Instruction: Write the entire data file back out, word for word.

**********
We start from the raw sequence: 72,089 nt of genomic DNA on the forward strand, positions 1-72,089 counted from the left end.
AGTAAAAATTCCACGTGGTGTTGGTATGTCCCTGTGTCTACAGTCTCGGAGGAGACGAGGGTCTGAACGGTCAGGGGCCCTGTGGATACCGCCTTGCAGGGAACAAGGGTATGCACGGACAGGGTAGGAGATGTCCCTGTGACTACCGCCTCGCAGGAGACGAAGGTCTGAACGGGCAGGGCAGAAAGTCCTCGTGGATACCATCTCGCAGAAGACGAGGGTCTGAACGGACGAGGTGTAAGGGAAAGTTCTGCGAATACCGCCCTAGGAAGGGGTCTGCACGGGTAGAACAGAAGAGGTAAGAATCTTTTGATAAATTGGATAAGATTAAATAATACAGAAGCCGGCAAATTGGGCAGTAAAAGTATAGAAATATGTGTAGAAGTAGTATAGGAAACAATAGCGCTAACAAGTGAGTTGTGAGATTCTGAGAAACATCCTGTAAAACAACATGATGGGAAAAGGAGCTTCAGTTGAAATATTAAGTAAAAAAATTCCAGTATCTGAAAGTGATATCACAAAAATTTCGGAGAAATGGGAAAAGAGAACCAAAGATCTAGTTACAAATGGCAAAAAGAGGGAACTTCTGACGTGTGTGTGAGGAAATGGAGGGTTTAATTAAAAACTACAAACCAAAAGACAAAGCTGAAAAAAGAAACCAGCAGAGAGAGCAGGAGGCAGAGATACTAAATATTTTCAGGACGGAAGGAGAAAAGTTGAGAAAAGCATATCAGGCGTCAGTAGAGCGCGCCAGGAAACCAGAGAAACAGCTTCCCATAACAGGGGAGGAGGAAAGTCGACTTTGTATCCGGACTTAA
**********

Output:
We start from the raw sequence: 72,089 nt of genomic DNA on the forward strand, positions 1-72,089 counted from the left end.
AGTAAAAATTCCACGTGGTGTTGGTATGTCCCTGTGTCTACAGTCTCGGAGGAGACGAGGGTCTGAACGGTCAGGGGCCCTGTGGATACCGCCTTGCAGGGAACAAGGGTATGCACGGACAGGGTAGGAGATGTCCCTGTGACTACCGCCTCGCAGGAGACGAAGGTCTGAACGGGCAGGGCAGAAAGTCCTCGTGGATACCATCTCGCAGAAGACGAGGGTCTGAACGGACGAGGTGTAAGGGAAAGTTCTGCGAATACCGCCCTAGGAAGGGGTCTGCACGGGTAGAACAGAAGAGGTAAGAATCTTTTGATAAATTGGATAAGATTAAATAATACAGAAGCCGGCAAATTGGGCAGTAAAAGTATAGAAATATGTGTAGAAGTAGTATAGGAAACAATAGCGCTAACAAGTGAGTTGTGAGATTCTGAGAAACATCCTGTAAAACAACATGATGGGAAAAGGAGCTTCAGTTGAAATATTAAGTAAAAAAATTCCAGTATCTGAAAGTGATATCACAAAAATTTCGGAGAAATGGGAAAAGAGAACCAAAGATCTAGTTACAAATGGCAAAAAGAGGGAACTTCTGACGTGTGTGTGAGGAAATGGAGGGTTTAATTAAAAACTACAAACCAAAAGACAAAGCTGAAAAAAGAAACCAGCAGAGAGAGCAGGAGGCAGAGATACTAAATATTTTCAGGACGGAAGGAGAAAAGTTGAGAAAAGCATATCAGGCGTCAGTAGAGCGCGCCAGGAAACCAGAGAAACAGCTTCCCATAACAGGGGAGGAGGAAAGTCGACTTTGTATCCGGACTTAA